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Catholic_monks_in_Jerusalem_2006“Will you be comfortable there, Father? Can I bring you a blanket?”

The novitiate is over-solicitous, as those fresh to the calling tend to be, and he tests Father Ignatius’s patience at times. “A blanket, indeed? Now that would be an indulgent sin, would it not? ” The old Abbot replies.“I wonder, Brother, would you ask Brother Thomas to come and see me when he is spared from his tasks? I would like him to sit with me for a while, if he can. Oh! (As the young brother moves to depart) And you might ask him to bring a blanket, should he be able.”

The novitiate fades into the green fog of the garden, leaving not a memory behind.

With a contented sigh Father Ignatius leans back on the hard timber bench while his rheumy eyes explore the mist, wandering among those vague splashes of colored flowers which are impressions on his palette of memory, remembered rather than seen. For he sees so little now. There is campion where Brother Paul will always plant it, already in bloom, a brave red slash along the bed before the wall, and there the meadow-sweet and flowering thyme, in softer more subtle hues. From the orchard on the hill a message comes, a gentle scent of apple blossom on the breeze – a breeze now chill to these old bones, though the sun is strong. And this is his garden, sight and scent, and this the hum of bees, and this, his world.

Left alone, his mind quickly fades to sleep. His breath cracks in his chest. Wafts of grey habit drift by, hither and thither, with greetings he scarcely hears.

“Good day to you, Father!”

“God bless you, Father!”

These, his children, some who will pause to touch his hand as they pass, some who will not. On the edge of rest he sighs in sorrow for them. Brother Thomas brings news often of the new King, so discontented with his Spanish Queen, whose dialogue with the Church is tainted by violence and hatred; and Thomas fears he would burn down this sanctified place. Father Ignatius makes a silent prayer for his King who, though god himself, needs his true God’s grace.

He has dozed awhile, has he not? The sun has dropped lower over the presbytery roof, casting its long shadow like a cloak across the grass. How long has he slept? Has he missed Vespers? Why has Brother Thomas not come for him? Some more pressing business, Father Ignatius suspects, for his good friend will soon be abbot in his place, an office he already conducts in all but name. Yet the bees still hum their own plainsong, and the birds’ jealous melodies of evening are scripture to eyes which can see the written word no more. So perhaps God will forgive him his omission this once? Father Ignatius settles his conscience with a word or two of prayer, and drifts.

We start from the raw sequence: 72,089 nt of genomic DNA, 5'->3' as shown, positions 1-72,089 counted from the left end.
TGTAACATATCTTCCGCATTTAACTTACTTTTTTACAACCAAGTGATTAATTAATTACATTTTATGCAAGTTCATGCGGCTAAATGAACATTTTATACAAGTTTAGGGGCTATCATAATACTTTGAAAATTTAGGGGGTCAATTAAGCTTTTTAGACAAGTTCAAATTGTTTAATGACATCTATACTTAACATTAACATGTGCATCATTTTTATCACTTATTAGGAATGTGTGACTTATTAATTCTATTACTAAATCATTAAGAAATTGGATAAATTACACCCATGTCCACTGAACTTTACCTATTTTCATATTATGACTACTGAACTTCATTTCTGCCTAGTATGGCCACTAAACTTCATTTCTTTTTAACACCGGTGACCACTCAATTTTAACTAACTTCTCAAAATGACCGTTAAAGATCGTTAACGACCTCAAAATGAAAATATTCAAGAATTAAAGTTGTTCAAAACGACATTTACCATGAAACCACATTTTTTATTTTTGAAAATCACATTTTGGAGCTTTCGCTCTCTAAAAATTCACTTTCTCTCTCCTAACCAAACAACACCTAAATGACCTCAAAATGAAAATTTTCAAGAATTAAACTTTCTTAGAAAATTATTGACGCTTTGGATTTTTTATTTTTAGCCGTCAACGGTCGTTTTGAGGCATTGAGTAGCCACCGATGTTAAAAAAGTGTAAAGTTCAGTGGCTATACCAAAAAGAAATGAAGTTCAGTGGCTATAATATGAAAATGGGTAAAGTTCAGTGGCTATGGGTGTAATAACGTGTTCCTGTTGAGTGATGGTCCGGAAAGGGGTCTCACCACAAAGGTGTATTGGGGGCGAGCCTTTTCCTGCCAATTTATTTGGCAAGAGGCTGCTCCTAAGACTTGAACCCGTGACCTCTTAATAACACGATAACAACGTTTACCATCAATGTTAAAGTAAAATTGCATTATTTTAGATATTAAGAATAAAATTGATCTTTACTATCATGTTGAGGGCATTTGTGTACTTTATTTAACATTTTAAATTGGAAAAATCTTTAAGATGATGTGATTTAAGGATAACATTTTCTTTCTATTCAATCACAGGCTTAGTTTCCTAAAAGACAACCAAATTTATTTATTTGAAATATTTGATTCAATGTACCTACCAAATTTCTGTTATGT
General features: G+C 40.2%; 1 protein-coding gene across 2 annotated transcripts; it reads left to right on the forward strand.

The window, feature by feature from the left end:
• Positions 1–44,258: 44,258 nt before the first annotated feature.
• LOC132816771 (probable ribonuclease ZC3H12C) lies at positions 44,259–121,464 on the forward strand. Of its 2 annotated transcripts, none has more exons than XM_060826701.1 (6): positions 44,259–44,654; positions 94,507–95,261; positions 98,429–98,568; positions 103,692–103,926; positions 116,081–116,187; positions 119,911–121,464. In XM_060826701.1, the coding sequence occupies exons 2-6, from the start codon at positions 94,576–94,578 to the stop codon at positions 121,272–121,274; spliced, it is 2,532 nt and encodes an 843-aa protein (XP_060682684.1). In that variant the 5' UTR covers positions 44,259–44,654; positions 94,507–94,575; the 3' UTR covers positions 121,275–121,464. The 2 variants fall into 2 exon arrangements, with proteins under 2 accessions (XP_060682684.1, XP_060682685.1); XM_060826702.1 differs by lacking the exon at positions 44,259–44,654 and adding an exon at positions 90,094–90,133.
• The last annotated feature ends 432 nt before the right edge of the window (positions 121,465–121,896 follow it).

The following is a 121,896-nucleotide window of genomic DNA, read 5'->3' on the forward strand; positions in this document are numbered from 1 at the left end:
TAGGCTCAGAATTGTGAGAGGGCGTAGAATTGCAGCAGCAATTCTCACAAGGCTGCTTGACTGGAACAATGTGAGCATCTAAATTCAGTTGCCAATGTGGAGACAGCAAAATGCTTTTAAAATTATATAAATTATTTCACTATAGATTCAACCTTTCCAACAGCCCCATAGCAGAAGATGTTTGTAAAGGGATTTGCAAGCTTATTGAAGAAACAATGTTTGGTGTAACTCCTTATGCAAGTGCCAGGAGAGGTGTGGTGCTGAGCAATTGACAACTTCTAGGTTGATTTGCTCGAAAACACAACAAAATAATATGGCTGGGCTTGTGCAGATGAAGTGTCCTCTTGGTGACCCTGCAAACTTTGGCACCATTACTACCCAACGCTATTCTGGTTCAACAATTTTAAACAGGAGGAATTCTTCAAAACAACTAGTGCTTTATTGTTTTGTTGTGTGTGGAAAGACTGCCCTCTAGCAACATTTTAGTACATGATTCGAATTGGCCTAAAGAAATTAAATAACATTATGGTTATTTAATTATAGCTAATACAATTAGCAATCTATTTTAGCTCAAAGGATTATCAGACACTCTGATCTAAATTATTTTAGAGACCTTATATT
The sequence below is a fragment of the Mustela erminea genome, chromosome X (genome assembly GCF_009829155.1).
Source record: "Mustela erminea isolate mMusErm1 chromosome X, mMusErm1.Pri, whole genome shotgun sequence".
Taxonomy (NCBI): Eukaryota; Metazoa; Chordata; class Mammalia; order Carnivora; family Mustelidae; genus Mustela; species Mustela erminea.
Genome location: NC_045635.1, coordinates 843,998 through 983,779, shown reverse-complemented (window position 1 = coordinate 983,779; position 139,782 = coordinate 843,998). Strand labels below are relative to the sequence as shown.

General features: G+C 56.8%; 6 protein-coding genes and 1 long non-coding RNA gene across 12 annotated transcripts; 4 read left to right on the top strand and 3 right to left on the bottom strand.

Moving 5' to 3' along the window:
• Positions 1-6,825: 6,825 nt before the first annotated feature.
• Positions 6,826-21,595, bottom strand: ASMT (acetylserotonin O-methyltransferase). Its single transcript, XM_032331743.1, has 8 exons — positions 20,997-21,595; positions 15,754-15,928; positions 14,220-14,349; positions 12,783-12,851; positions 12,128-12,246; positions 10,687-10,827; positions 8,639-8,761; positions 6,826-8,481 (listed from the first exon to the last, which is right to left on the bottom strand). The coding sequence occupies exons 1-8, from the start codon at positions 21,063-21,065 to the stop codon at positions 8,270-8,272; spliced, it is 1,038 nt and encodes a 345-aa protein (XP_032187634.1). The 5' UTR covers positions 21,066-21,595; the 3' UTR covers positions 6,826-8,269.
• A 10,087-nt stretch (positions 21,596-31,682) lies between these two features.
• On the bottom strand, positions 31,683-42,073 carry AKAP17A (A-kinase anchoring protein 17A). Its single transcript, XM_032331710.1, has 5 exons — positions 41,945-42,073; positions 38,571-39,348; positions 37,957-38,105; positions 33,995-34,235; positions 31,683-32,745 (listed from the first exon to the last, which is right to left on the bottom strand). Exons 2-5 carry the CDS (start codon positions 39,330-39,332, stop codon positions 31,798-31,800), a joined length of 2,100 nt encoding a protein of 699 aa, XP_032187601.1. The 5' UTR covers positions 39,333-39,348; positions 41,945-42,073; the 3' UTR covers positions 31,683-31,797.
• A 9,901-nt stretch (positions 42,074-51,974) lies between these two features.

Again? Has he yielded to sin and slept again?

I am cold.

“I am cold.” Father Ignatius says, but no words come. From deep within something is reaching for him, and someone stands behind him, someone he cannot feel or see. There is a roaring sound in his head like the surf he played upon in his youth, pounding and pounding. He sees himself, a child again. He sees the beach, and Marian whom he loved once, smiling her welcome, her skin fresh and shining in the salt spray.

A new journey has begun – a journey for which he has been preparing all his life.

Around Father Ignatius a mist is closing, a grey cloak that curls and swirls like speech, but has no sound. Yet there is sound. Voices: strange voices that speak in words he scarcely understands.

“Through here. Try this door.” A young man.

“You first!” A girl or a young woman, fearful.

A lance of light, stabbing, flickering! Suddenly, rapidly, they materialize before him. The young man bears the light in his hand. He is short-haired and beardless. The woman is dressed shamefully in just a loose vest and a strip of cloth about her hips. There, for a moment, Father Ignatius sees as though the veils of age have been entirely lifted, and the woman sees him too. Their eyes meet. She screams in horror. The young man drops the lance of light. Both figures turn, to be lost once more in the mist.

Brother Thomas will discover Father Ignatius still seated in his customary place in the garden after Compline, as the last traces of evening fade. With the neglectfulness of youth his novitiate never gave him the ancient abbot’s message. Filled with remorse Brother Thomas will drop to his knees to give his old departed friend the Last Rites. As he does so, his knee will find something hard half-buried in the grass and he will pick up this object, a black cylinder. He will be amazed to discover that in response to his touch it will emit a piercing light.

© Frederick Anderson 2015. Unauthorized use and/or duplication of this material without express and written permission from the author is strictly prohibited. Excerpts and links may be used, provided that full and clear credit is given to Frederick Anderson with specific direction to the original content.